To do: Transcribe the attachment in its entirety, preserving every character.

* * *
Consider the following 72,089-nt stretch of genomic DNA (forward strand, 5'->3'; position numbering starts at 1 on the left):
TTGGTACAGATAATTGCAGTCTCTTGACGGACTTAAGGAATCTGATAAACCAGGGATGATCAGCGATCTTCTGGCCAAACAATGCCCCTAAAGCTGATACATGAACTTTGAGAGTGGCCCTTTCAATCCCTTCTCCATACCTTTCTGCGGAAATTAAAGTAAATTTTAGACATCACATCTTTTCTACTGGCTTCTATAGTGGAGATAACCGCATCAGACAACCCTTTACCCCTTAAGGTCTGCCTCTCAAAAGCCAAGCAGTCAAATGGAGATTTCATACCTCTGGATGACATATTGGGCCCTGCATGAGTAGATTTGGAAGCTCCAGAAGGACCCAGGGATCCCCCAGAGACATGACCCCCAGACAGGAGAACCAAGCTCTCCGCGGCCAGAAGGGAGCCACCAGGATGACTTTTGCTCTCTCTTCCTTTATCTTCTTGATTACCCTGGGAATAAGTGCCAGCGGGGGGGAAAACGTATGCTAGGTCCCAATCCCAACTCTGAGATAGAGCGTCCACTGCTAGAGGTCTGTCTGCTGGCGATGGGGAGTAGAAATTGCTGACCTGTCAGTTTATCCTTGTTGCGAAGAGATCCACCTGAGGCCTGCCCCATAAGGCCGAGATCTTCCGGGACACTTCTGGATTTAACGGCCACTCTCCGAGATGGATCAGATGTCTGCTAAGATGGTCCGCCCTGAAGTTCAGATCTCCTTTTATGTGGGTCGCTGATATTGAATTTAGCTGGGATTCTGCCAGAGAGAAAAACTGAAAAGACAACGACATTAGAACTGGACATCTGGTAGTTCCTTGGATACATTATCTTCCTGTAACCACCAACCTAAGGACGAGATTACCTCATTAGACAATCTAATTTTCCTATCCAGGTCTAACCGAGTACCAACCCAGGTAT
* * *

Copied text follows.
Consider the following 72,089-nt stretch of genomic DNA (forward strand, 5'->3'; position numbering starts at 1 on the left):
TTGGTACAGATAATTGCAGTCTCTTGACGGACTTAAGGAATCTGATAAACCAGGGATGATCAGCGATCTTCTGGCCAAACAATGCCCCTAAAGCTGATACATGAACTTTGAGAGTGGCCCTTTCAATCCCTTCTCCATACCTTTCTGCGGAAATTAAAGTAAATTTTAGACATCACATCTTTTCTACTGGCTTCTATAGTGGAGATAACCGCATCAGACAACCCTTTACCCCTTAAGGTCTGCCTCTCAAAAGCCAAGCAGTCAAATGGAGATTTCATACCTCTGGATGACATATTGGGCCCTGCATGAGTAGATTTGGAAGCTCCAGAAGGACCCAGGGATCCCCCAGAGACATGACCCCCAGACAGGAGAACCAAGCTCTCCGCGGCCAGAAGGGAGCCACCAGGATGACTTTTGCTCTCTCTTCCTTTATCTTCTTGATTACCCTGGGAATAAGTGCCAGCGGGGGGGAAAACGTATGCTAGGTCCCAATCCCAACTCTGAGATAGAGCGTCCACTGCTAGAGGTCTGTCTGCTGGCGATGGGGAGTAGAAATTGCTGACCTGTCAGTTTATCCTTGTTGCGAAGAGATCCACCTGAGGCCTGCCCCATAAGGCCGAGATCTTCCGGGACACTTCTGGATTTAACGGCCACTCTCCGAGATGGATCAGATGTCTGCTAAGATGGTCCGCCCTGAAGTTCAGATCTCCTTTTATGTGGGTCGCTGATATTGAATTTAGCTGGGATTCTGCCAGAGAGAAAAACTGAAAAGACAACGACATTAGAACTGGACATCTGGTAGTTCCTTGGATACATTATCTTCCTGTAACCACCAACCTAAGGACGAGATTACCTCATTAGACAATCTAATTTTCCTATCCAGGTCTAACCGAGTACCAACCCAGGTAT